Ash spewing from an erupting volcano closed the airport serving Indonesia's second-biggest city on Thursday, as millions of people were travelling across the archipelago ahead of the Muslim holiday of Eid.
The shutdown of the international airport serving Surabaya, on the main island of Java, came days after the airport on the nearby holiday island of Bali was closed by ash from the same volcano, stranding thousands of holidaymakers.
Authorities ordered the closure of Juanda Airport near Surabaya between 1.30 pm and 8.30 pm (11.30 pm Singapore) due to increased activity from Mount Raung, which has been erupting violently in recent weeks, airport spokesman Liza Anindya told AFP."The concern is that the ash might affect flights," she said.
The closure came during peak holiday season in Indonesia, when people in the world's most populous Muslim-majority country flood out of cities and head to their home towns and villages to spend Eid with their families.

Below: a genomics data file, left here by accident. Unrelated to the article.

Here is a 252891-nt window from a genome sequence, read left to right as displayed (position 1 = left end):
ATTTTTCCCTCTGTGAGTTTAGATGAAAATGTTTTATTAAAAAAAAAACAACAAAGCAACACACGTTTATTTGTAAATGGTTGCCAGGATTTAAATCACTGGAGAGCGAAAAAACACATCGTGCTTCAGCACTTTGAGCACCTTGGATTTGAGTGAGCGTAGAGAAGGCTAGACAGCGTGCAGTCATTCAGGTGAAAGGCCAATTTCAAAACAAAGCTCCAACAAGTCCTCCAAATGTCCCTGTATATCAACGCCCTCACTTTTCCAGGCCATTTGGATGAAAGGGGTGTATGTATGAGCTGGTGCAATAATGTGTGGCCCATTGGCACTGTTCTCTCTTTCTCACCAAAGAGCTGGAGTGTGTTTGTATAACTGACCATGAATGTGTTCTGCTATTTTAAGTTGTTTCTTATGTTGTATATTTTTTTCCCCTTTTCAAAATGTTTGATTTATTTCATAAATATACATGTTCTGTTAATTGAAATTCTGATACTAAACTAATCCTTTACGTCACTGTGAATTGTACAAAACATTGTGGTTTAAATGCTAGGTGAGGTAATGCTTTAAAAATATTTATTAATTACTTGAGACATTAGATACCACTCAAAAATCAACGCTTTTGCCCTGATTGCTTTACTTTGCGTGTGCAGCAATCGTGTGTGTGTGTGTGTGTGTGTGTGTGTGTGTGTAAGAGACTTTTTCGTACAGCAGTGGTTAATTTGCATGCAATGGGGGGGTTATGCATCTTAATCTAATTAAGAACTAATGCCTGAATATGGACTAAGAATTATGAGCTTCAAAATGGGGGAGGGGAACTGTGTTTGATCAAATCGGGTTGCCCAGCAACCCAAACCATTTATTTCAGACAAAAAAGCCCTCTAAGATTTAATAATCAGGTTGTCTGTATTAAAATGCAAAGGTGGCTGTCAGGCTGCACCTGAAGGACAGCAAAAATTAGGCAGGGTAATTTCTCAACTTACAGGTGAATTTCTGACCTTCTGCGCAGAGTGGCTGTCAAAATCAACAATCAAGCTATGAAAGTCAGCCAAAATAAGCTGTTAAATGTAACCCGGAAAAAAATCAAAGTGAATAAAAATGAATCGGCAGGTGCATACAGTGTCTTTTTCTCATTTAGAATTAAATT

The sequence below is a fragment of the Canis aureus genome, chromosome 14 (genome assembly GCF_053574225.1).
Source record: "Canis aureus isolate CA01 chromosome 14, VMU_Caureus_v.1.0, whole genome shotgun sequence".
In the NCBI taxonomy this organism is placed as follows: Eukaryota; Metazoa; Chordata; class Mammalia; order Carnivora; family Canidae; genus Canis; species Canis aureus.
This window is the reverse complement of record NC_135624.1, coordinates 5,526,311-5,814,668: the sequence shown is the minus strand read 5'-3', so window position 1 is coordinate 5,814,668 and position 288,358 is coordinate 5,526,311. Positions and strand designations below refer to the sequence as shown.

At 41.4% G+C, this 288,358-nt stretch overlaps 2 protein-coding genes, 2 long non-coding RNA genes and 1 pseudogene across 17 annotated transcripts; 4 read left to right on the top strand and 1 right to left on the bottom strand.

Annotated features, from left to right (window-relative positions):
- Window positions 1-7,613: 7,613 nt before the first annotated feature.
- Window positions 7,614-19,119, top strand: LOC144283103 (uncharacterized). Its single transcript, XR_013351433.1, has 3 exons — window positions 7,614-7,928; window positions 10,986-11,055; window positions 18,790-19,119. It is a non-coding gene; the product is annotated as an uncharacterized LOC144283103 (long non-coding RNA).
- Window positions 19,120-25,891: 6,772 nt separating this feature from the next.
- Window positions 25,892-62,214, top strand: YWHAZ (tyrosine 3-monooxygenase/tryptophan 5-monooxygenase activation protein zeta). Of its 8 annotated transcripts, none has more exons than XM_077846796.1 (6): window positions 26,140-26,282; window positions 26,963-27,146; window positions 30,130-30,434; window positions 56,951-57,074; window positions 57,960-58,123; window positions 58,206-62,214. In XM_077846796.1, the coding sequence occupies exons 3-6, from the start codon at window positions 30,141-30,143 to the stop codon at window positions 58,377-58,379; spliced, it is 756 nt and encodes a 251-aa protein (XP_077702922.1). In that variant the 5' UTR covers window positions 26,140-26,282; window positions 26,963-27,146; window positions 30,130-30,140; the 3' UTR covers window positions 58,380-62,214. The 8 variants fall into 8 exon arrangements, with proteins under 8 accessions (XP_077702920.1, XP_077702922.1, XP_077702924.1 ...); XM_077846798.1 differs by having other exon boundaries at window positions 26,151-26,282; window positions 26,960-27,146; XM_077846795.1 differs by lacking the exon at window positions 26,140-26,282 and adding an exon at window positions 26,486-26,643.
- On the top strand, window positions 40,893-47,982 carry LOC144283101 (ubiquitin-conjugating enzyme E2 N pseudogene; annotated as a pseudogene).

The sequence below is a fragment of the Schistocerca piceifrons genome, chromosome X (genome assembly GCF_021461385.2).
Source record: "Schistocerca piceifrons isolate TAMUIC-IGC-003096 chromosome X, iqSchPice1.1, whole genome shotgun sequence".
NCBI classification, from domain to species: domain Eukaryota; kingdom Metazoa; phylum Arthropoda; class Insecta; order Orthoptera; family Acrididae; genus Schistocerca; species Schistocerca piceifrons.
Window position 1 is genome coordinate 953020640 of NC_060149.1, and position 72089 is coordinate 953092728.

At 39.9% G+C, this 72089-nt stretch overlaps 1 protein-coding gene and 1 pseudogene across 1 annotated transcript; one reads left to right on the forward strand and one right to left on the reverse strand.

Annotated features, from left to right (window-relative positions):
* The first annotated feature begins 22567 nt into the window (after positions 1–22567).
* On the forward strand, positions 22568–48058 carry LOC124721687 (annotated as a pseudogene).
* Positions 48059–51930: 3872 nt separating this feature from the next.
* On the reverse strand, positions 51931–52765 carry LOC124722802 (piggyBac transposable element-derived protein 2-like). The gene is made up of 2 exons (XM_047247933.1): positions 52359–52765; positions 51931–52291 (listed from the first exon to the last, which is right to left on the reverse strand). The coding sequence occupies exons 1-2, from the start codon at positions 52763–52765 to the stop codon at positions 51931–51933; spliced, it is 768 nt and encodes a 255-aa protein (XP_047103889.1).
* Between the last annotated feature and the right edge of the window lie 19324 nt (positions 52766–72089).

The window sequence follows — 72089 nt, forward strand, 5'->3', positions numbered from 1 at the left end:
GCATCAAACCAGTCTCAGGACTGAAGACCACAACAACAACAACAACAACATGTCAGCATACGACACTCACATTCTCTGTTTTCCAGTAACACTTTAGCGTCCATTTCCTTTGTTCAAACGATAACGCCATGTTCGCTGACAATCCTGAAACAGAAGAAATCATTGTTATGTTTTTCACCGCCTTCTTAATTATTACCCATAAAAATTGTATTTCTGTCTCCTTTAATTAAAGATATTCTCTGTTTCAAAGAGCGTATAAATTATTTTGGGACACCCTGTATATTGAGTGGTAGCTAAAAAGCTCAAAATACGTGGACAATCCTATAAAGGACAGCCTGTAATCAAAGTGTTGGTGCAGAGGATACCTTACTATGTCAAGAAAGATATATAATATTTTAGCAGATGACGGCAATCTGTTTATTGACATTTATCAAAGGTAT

The celebration, which comes at the end of the fasting month of Ramadan, is expected to fall on Friday in Indonesia.
Authorities raised the alert status of Mount Raung, about 180km west of Surabaya, to the second-highest level at the end of last month as the volcano began emitting clouds of hot ash and lava.
The airport on Bali, a top holiday destination that attracts millions of foreign visitors each year, was closed twice last week during peak season - with the longest shutdown lasting two days - due to the ash.
Thousands of tourists were left stranded at the island's Ngurah Rai airport and almost 900 flights were cancelled or delayed, according to airport officials.
Disaster agency spokesman Sutopo Purwo Nugroho said that Mount Raung was hurling thick smoke up to 2,000m into the air on Thursday. No evacuations of nearby residents were necessary at the moment, he added.
Air traffic is regularly disrupted by volcanic eruptions in Indonesia, which is home to 130 active volcanoes.
The main concern for airlines regarding volcanic ash is not that it can affect visibility but rather that it could damage aircraft, as it turns into molten glass when sucked into engines, according to experts.